MANHATTAN, NY—Fucked Up formed as a hardcore punk band in 2001 in Toronto, Canada, by high school friends who were inspired by first- and second-wave hardcore bands. Fucked Up recorded dozens of releases, and despite having a name that cannot be printed in the New York Times and other media, won Canada’s 2009 Polaris Music Prize for their second album, The Chemistry Of Common Life. The moniker is not the only controversy associated with the band, however. Several critics denounced the group’s cryptic lyrics as flirting with fascist ideology. During concert appearances on MTV, the musicians and their fans tore apart a studio in 2007 and, given a second chance, did it again in 2008. Fucked Up lost a lawsuit against Rolling Stone and Camel in 2008 regarding an advertisement that implied that the band was promoting the tobacco product. A chaotic performance on a pedestrian bridge at South By Southwest in 2008 resulted in police action—some called it a riot. The group has survived it all, and Fucked Up’s present lineup consists of Pink Eyes (Damian Abraham, also known as Mr. Damian, vocals), 10,000 Marbles (Mike Haliechuk, lead guitar), Concentration Camp (Josh Zucker, rhythm guitar), Young Governor (Ben Cook, also known as Bad Kid or Lil’ Bitey, rhythm guitar), Mustard Gas (Sandy Miranda, bass) and Mr. Jo (Jonah Falco, also credited as G. Beat or J. Falco, drums). Fucked Up’s fourth album, Glass Boys, was released on June 3, 2014.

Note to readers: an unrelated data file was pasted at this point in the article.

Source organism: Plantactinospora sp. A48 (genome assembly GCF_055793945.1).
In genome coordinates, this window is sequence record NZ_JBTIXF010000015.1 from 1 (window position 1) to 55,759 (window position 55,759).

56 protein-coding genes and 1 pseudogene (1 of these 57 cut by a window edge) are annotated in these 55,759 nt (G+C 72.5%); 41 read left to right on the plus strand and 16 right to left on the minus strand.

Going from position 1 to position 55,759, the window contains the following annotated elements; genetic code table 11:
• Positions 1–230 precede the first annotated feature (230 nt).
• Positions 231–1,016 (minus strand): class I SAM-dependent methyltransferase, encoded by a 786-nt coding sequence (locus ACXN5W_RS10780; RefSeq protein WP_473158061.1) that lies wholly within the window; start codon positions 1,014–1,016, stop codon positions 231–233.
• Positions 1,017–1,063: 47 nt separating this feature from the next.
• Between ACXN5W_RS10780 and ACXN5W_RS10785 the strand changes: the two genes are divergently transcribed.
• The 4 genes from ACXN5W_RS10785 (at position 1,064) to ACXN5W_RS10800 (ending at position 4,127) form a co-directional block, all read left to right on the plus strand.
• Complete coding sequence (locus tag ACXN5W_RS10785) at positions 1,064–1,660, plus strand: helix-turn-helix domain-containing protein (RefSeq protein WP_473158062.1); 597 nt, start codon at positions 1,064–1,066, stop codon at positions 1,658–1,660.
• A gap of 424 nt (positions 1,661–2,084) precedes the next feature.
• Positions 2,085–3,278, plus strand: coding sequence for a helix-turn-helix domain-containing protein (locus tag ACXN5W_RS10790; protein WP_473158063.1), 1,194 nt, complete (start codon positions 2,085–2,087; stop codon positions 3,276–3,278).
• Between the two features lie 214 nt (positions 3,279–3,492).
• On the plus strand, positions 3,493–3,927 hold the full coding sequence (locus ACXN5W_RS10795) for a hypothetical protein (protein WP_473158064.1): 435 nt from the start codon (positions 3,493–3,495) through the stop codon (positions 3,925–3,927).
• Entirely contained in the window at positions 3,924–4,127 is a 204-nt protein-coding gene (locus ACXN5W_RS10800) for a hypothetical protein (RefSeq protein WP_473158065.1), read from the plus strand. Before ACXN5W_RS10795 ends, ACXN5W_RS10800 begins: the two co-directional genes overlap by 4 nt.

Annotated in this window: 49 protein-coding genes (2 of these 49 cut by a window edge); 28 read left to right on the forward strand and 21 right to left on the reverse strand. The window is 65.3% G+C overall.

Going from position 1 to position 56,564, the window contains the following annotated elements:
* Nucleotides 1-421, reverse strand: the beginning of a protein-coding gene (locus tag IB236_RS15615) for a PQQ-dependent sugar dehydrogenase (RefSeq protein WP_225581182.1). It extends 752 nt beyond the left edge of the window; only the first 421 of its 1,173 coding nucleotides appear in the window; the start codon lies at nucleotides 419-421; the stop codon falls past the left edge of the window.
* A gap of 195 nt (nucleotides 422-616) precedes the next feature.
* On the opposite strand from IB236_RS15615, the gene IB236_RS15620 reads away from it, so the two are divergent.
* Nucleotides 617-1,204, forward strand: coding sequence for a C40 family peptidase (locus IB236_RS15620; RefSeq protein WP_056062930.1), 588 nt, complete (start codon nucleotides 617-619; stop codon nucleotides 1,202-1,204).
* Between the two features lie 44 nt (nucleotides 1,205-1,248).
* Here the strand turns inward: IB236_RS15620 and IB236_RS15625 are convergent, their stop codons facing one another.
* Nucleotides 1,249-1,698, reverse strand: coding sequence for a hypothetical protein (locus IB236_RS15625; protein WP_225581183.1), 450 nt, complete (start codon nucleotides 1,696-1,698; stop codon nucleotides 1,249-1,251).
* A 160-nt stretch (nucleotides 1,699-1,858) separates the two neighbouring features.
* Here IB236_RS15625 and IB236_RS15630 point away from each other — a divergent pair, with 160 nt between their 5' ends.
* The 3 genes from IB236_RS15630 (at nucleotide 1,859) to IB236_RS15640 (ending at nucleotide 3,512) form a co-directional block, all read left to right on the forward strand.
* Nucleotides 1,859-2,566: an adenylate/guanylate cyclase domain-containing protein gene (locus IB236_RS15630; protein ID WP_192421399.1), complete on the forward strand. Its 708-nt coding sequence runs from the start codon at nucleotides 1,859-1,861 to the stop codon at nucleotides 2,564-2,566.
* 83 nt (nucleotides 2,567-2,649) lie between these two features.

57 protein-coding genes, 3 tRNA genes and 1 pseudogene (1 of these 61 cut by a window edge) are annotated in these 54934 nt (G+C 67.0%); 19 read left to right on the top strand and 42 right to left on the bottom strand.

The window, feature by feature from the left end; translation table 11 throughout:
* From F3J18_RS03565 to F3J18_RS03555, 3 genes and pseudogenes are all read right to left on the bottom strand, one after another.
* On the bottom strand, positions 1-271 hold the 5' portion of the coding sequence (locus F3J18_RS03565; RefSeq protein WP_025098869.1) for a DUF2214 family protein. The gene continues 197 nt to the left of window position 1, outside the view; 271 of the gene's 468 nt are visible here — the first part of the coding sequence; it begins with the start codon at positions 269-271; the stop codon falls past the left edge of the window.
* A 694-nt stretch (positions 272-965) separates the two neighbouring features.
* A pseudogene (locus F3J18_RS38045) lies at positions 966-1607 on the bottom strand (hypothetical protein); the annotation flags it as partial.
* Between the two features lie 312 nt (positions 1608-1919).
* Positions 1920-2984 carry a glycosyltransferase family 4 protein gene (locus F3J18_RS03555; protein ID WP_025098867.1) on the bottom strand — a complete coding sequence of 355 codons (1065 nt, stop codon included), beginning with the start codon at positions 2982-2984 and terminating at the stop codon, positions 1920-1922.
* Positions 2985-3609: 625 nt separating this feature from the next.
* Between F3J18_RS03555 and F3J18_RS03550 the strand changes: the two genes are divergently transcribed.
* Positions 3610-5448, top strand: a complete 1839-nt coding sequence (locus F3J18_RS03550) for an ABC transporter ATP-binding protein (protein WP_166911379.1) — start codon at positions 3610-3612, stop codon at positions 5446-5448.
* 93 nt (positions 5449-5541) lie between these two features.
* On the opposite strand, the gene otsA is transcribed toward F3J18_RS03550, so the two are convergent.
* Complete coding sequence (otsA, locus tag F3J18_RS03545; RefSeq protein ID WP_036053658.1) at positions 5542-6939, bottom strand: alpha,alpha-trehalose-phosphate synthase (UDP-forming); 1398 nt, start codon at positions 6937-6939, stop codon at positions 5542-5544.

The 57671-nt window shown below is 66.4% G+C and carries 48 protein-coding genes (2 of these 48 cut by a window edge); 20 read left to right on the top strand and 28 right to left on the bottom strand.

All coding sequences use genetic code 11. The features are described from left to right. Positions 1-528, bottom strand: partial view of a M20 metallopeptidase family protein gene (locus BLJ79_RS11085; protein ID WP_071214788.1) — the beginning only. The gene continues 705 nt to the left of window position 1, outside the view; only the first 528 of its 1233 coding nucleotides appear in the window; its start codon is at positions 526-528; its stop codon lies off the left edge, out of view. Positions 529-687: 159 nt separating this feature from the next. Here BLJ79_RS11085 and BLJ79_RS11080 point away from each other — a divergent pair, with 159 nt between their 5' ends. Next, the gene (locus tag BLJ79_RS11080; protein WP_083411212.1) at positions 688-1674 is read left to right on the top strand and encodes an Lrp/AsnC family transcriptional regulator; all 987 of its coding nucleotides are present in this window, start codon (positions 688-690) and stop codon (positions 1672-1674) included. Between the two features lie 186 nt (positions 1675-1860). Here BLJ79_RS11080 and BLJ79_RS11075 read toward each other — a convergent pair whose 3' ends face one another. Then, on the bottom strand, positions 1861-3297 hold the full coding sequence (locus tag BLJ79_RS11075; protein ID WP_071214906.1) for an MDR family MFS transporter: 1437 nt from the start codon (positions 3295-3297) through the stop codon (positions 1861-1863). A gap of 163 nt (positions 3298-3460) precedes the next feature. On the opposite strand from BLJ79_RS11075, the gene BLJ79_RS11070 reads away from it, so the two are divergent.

Fucked Up have experimented often in the recording studio, multi-layering guitar tracks to absurd excess, recording a 17-minute song that included five minutes of whistling, incorporating traditional instruments (flute) and female backing vocals, and recording a “rock opera” set in Margaret Thatcher’s Great Britain. Nevertheless, tonight’s performance at the Bowery Ballroom showed that the band is first and foremost an outstanding hardcore punk act. Abraham was a commanding and burly frontman—towering, bald, bearded, hairy, sweaty and half-naked for most of the show (watch out below when he dives into the audience!). He aggressively growled the lyrics while constantly moving and grooving across the stage to the frantic music, frequently sharing the microphone with fans at the edge of the stage.
The group’s triple-thick wash of guitars was an incendiary and sometimes discordant wall-of-sound assault, with Haliechuk ripping leads that were sometimes more psychedelic than punk. The songs on the albums touch on political commentary, rants about organized religion, rebirth, and Tibetan mysticism, but in concert, who knew? The gruff, abrasive roar of the gravel-throated vocals, the massive guitar attack, the pummeling, tribal percussion and the “tension and release” energy were a thick, raw, messy and jarring locomotive. Forget the odd flourishes on the band’s recordings; on stage, Fucked Up was straightforward hardcore punk at its nadir.
For more information on Fucked Up, go to facebook.com/fuglassboys.